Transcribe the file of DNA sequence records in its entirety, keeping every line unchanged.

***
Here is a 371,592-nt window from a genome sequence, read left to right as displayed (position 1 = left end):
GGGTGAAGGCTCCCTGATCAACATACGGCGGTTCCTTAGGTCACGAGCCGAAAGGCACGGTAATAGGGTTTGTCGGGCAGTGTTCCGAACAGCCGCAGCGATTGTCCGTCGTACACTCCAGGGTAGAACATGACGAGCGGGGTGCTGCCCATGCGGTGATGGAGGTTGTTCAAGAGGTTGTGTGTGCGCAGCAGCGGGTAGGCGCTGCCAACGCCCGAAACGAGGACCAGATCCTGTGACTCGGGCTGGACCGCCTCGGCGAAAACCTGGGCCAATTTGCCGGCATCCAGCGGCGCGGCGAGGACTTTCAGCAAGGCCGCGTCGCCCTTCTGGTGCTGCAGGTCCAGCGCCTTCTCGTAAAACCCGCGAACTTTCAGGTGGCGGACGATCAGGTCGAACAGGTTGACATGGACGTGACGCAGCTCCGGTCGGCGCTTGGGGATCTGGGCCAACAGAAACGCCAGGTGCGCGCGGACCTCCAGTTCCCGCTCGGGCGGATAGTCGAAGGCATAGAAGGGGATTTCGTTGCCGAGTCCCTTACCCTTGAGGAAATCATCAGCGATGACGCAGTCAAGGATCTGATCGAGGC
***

Here is a 371,592-nt window from a genome sequence, read left to right as displayed (position 1 = left end):
GGGTGAAGGCTCCCTGATCAACATACGGCGGTTCCTTAGGTCACGAGCCGAAAGGCACGGTAATAGGGTTTGTCGGGCAGTGTTCCGAACAGCCGCAGCGATTGTCCGTCGTACACTCCAGGGTAGAACATGACGAGCGGGGTGCTGCCCATGCGGTGATGGAGGTTGTTCAAGAGGTTGTGTGTGCGCAGCAGCGGGTAGGCGCTGCCAACGCCCGAAACGAGGACCAGATCCTGTGACTCGGGCTGGACCGCCTCGGCGAAAACCTGGGCCAATTTGCCGGCATCCAGCGGCGCGGCGAGGACTTTCAGCAAGGCCGCGTCGCCCTTCTGGTGCTGCAGGTCCAGCGCCTTCTCGTAAAACCCGCGAACTTTCAGGTGGCGGACGATCAGGTCGAACAGGTTGACATGGACGTGACGCAGCTCCGGTCGGCGCTTGGGGATCTGGGCCAACAGAAACGCCAGGTGCGCGCGGACCTCCAGTTCCCGCTCGGGCGGATAGTCGAAGGCATAGAAGGGGATTTCGTTGCCGAGTCCCTTACCCTTGAGGAAATCATCAGCGATGACGCAGTCAAGGATCTGATCGAGGC